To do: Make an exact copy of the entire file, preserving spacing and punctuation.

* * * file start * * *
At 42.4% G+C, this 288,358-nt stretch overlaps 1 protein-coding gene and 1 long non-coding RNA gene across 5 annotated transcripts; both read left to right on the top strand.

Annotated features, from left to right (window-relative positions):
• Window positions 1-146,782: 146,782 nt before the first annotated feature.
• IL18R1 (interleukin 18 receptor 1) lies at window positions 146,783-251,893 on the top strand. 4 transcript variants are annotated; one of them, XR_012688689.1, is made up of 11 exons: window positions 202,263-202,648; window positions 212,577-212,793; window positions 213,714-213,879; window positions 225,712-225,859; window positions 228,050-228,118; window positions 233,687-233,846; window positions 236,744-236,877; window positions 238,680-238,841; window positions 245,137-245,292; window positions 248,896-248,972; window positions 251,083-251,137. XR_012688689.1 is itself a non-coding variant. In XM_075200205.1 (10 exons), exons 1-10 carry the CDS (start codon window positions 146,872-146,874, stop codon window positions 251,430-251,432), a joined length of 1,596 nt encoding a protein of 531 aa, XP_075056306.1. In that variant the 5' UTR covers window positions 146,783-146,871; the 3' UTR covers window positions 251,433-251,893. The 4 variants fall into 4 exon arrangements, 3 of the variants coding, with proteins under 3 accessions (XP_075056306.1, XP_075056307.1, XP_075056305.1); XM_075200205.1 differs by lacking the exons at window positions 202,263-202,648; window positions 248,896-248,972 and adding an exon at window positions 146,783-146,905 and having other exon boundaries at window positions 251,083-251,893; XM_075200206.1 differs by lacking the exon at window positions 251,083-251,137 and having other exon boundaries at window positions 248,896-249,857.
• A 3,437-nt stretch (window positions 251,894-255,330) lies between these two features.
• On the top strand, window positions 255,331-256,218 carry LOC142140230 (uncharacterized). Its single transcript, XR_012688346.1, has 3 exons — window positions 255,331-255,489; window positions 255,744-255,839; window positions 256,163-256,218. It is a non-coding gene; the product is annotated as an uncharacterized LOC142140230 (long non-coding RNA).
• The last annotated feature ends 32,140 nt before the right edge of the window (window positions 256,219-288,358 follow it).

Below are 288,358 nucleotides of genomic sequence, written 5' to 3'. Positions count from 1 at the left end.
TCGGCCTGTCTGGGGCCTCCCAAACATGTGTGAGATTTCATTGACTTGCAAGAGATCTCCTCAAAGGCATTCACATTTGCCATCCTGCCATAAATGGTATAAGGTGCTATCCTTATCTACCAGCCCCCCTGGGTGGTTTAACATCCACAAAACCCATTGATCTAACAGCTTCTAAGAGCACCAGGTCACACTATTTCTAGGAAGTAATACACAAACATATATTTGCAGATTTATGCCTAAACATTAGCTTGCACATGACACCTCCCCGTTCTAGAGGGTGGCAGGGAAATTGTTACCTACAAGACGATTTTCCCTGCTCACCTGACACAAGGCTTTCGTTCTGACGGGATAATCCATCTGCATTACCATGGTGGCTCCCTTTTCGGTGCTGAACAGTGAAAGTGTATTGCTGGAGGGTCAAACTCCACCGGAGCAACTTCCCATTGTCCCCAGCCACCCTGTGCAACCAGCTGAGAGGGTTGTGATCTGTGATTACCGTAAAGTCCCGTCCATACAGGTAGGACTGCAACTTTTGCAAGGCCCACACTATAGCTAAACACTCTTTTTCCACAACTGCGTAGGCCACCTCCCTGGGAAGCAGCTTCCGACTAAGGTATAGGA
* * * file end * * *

At 42.4% G+C, this 288,358-nt stretch overlaps 1 protein-coding gene and 1 long non-coding RNA gene across 5 annotated transcripts; both read left to right on the top strand.

Annotated features, from left to right (window-relative positions):
• Window positions 1-146,782: 146,782 nt before the first annotated feature.
• IL18R1 (interleukin 18 receptor 1) lies at window positions 146,783-251,893 on the top strand. 4 transcript variants are annotated; one of them, XR_012688689.1, is made up of 11 exons: window positions 202,263-202,648; window positions 212,577-212,793; window positions 213,714-213,879; window positions 225,712-225,859; window positions 228,050-228,118; window positions 233,687-233,846; window positions 236,744-236,877; window positions 238,680-238,841; window positions 245,137-245,292; window positions 248,896-248,972; window positions 251,083-251,137. XR_012688689.1 is itself a non-coding variant. In XM_075200205.1 (10 exons), exons 1-10 carry the CDS (start codon window positions 146,872-146,874, stop codon window positions 251,430-251,432), a joined length of 1,596 nt encoding a protein of 531 aa, XP_075056306.1. In that variant the 5' UTR covers window positions 146,783-146,871; the 3' UTR covers window positions 251,433-251,893. The 4 variants fall into 4 exon arrangements, 3 of the variants coding, with proteins under 3 accessions (XP_075056306.1, XP_075056307.1, XP_075056305.1); XM_075200205.1 differs by lacking the exons at window positions 202,263-202,648; window positions 248,896-248,972 and adding an exon at window positions 146,783-146,905 and having other exon boundaries at window positions 251,083-251,893; XM_075200206.1 differs by lacking the exon at window positions 251,083-251,137 and having other exon boundaries at window positions 248,896-249,857.
• A 3,437-nt stretch (window positions 251,894-255,330) lies between these two features.
• On the top strand, window positions 255,331-256,218 carry LOC142140230 (uncharacterized). Its single transcript, XR_012688346.1, has 3 exons — window positions 255,331-255,489; window positions 255,744-255,839; window positions 256,163-256,218. It is a non-coding gene; the product is annotated as an uncharacterized LOC142140230 (long non-coding RNA).
• The last annotated feature ends 32,140 nt before the right edge of the window (window positions 256,219-288,358 follow it).

Below are 288,358 nucleotides of genomic sequence, written 5' to 3'. Positions count from 1 at the left end.
TCGGCCTGTCTGGGGCCTCCCAAACATGTGTGAGATTTCATTGACTTGCAAGAGATCTCCTCAAAGGCATTCACATTTGCCATCCTGCCATAAATGGTATAAGGTGCTATCCTTATCTACCAGCCCCCCTGGGTGGTTTAACATCCACAAAACCCATTGATCTAACAGCTTCTAAGAGCACCAGGTCACACTATTTCTAGGAAGTAATACACAAACATATATTTGCAGATTTATGCCTAAACATTAGCTTGCACATGACACCTCCCCGTTCTAGAGGGTGGCAGGGAAATTGTTACCTACAAGACGATTTTCCCTGCTCACCTGACACAAGGCTTTCGTTCTGACGGGATAATCCATCTGCATTACCATGGTGGCTCCCTTTTCGGTGCTGAACAGTGAAAGTGTATTGCTGGAGGGTCAAACTCCACCGGAGCAACTTCCCATTGTCCCCAGCCACCCTGTGCAACCAGCTGAGAGGGTTGTGATCTGTGATTACCGTAAAGTCCCGTCCATACAGGTAGGACTGCAACTTTTGCAAGGCCCACACTATAGCTAAACACTCTTTTTCCACAACTGCGTAGGCCACCTCCCTGGGAAGCAGCTTCCGACTAAGGTATAGGA